1 Chapter 1

“A single death is a tragedy; a million deaths is a statistic.”

—Joseph Stalin

Earth, July 12th

Twenty-six-year-old pediatric resident, Anya Forrest, lay alone in Manhattan General Medical Center ICU. Her reddish blond hair hung limply about her face. Only her icy blue eyes were visible under the respirator mask. Her heart and liver were failing, and her skin the bluish-yellow tinge of the urine stains on the wall. Anya was terminal. Four weeks ago, she should have been moved to a hospice, a sunny, peaceful place to die. But there were too many patients and too few staff to give palliative care. Therefore, Anya stayed in ICU, hypnotized by the plip-plop of the IVs and lulled by cacophony of digital breath. The pain was intense. She knew she wasn’t going to make it when Mark Stern, the Chief of Staff, had stopped by her bed and asked if she needed anything. That was three days ago, when she could still speak.

She remembered how it began. It was the Fourth of July. She had taken a break and joined some of the staff on the hospital roof to watch the fireworks…

* * * *

Sarran Calendar: Cycle 9435: Barren Trion, Rising 92

Earth, July 4thto July 12th

Fireworks filled the night sky across the United States of America. It was Independence Day. Aerial shells burst, scattering shooting stars in red, then white and blue. The finale was Blue Earth—triple rocket fountains surrounded the rotating sphere highlighting the environmental awareness theme.

Then celebrants spotted a magnificent explosion in the upper atmosphere. It was a show-stopping display. Everyone agreed that green mist was a great finale, until, that is, they noticed it became a slimy, oil-like substance on their skin. Breaking news headlines streamed across CNN. Banners shrieked from print. Talk shows spoke slime 24/7. Environmental groups expressed outrage. The EPA investigated, and Congress planned hearings. The executive branch had no comment.

It was a two-day media fest. Then on July 6th the NYPD nabbed a serial killer. Someone leaked photos of twenty-six naked women stacked like cord wood in a New York City townhouse basement. Green slime slipped off the national radar screen, and America went back to business as usual.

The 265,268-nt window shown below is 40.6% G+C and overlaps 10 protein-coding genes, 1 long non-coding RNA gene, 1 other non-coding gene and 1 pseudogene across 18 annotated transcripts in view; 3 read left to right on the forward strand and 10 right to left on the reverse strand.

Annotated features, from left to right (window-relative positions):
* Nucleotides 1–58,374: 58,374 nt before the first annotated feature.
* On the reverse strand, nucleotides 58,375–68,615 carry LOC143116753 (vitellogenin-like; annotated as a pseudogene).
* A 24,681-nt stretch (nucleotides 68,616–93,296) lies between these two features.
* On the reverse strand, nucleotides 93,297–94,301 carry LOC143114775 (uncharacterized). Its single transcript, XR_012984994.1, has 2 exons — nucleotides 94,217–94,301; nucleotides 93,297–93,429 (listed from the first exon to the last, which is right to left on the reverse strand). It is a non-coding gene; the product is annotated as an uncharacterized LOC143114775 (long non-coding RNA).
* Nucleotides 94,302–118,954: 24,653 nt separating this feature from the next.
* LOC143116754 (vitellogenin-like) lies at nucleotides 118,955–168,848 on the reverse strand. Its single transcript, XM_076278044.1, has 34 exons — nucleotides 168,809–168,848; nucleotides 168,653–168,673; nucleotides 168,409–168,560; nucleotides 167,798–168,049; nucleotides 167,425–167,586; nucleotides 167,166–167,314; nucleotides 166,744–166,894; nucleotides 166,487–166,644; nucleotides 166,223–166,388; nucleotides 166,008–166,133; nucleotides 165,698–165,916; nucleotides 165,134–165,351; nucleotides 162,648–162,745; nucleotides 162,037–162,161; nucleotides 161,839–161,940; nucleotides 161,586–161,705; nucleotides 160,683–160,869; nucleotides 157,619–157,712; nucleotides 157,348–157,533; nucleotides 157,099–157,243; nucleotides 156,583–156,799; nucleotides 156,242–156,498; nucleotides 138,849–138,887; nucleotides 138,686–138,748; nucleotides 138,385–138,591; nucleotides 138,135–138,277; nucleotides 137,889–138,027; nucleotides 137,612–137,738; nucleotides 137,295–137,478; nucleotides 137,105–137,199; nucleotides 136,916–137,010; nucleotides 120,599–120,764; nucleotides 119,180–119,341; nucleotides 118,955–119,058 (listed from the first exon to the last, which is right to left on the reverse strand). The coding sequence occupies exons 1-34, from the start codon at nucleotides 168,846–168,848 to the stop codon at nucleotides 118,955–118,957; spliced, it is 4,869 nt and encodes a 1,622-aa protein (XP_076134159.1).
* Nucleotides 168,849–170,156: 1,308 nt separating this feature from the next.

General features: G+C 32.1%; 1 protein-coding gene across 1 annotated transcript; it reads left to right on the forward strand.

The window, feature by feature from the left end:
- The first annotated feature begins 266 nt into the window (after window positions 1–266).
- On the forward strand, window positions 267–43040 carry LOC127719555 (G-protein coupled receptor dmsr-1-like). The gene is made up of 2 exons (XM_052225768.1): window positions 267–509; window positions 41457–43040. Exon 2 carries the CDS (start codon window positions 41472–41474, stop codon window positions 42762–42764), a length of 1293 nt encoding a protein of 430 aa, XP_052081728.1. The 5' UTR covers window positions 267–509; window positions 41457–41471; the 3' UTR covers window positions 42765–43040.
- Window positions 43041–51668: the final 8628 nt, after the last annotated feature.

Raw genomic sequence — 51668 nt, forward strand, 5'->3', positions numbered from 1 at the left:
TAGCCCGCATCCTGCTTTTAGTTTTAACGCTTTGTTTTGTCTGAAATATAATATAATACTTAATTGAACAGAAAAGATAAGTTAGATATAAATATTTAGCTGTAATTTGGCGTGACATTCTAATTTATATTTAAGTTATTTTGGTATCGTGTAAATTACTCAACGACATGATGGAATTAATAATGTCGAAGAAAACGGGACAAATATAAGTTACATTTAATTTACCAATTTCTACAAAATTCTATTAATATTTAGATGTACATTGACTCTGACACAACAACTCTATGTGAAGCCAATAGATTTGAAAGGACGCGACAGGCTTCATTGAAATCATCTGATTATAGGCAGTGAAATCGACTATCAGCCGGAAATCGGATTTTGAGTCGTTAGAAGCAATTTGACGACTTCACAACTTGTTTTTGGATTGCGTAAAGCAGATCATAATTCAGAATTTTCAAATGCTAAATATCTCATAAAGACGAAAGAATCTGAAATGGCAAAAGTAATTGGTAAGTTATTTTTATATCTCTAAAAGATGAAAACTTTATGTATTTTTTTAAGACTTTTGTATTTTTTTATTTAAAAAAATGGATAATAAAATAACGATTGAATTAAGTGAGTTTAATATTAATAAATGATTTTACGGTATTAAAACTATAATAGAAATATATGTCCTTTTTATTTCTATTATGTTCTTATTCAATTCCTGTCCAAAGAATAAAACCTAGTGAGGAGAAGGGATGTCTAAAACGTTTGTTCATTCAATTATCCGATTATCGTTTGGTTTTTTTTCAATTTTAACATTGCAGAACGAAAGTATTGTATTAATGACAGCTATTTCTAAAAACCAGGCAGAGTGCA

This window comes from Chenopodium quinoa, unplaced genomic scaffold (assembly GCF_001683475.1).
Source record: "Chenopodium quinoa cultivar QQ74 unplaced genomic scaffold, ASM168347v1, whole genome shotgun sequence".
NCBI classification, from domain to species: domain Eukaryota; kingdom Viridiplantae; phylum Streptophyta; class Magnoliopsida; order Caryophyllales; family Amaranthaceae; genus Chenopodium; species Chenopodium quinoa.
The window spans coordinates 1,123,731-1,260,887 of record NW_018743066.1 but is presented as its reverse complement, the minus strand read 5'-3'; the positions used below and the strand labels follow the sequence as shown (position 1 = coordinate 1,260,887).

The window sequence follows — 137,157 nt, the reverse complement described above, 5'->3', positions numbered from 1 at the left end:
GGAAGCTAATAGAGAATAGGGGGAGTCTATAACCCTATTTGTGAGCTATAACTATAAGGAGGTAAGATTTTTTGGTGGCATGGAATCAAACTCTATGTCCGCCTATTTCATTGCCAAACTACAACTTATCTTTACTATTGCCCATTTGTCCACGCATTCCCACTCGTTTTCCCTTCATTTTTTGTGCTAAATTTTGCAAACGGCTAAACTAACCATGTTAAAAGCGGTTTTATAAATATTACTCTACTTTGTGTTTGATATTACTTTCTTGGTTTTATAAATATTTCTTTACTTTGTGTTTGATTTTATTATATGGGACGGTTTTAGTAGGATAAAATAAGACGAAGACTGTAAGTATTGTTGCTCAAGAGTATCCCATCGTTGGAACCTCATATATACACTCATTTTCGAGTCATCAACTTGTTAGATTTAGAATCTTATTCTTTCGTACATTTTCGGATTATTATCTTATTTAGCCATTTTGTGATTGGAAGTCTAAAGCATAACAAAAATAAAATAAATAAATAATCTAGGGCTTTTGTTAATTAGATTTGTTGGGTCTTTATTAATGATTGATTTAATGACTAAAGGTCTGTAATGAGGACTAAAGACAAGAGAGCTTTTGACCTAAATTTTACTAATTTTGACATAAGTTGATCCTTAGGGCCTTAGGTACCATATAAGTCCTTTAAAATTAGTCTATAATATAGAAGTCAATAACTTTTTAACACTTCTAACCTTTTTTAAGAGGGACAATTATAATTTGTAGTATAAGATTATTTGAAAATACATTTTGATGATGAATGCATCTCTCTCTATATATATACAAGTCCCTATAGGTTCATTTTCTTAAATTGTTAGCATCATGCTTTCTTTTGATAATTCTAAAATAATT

The first cases hit the hospitals the evening of the seventh. The virus took forty-eight hours to incubate. Another twenty-four passed before full onset of symptoms. On July 9th,at 21:00 hours, hospitals became holding facilities. On July 12, the Centers for Disease Control in Atlanta provided the media with maps of the infected areas. Every state reported Plague, even Alaska and Hawaii. There was no time progression. No sunburst pattern to suggest an initial area of contamination. No case zero. It started everywhere, at once. No one asked questions. They were too busy trying to survive. Reports from CNN showed the rest of the planet in the same condition. No outside help was available to anyone. Everyone tried to save their own.

Fifty percent of the female population was infected. The CDC named it mixed immune response syndrome. The public called it the Plague. It was a virus, and symptoms varied. All known autoimmune diseases combined in strange variations. The victims were all female.

The National Institute of Health compiled statistics that linked the Plague to ovulation. It struck only the fertile. Someone had manufactured the Plague. It constantly mutated. There was no apparent cure or treatment. Both NIH and CDC worked round the clock. Symptoms worsened as ovulation neared. Episodes, called flares, brought new symptoms, more pain. Each flare brought a patient closer to the brink. Women begged for death, which seemed, in some cases, preferable. The cycle worked rapidly in some, from health to near death in four days from exposure.

As women dropped dead, hospitals became understaffed. If there was a tech to take blood, there was no one to test it. Hospital labs ran with one or two male techs. Nurses came out of retirement. Governors mobilized the National Guard. The White House called in the Army and the Army Reserve. The federal government drafted all single men. Medical facilities returned women to their husbands or families for palliative care. Divorced men returned home to tend children. Patients with no family waited to die in medical facilities with little staff to treat them.

* * * *

To Anya, the hospital was home. She was an orphan. Upon leaving St. Brigit’s, she had lived at or near the hospital since starting medical school. Aside from her cat, Tigger, she had no friends outside of the hospital. Before, Anya had been five-foot-six and small-framed and, at 150 pounds, a bit overweight. Now, the bed, blankets, sheets, and machines overwhelmed the shrunken, nude body in the bed. Dr. Forrest’s one vanity was that she had not cut her hair since childhood. At the orphanage, she had cried and fussed when the nuns tried to cut her hair. The only memory she had from before was of a soft-spoken woman brushing her hair. Anya refused to let it go. One young nun, Sister Rose, had taken pity. She’d taught Anya to braid and pin her hair to keep it neat. Sister Rose assured Anya if it was neat, it could be long. After that, she had pinned it up tightly.

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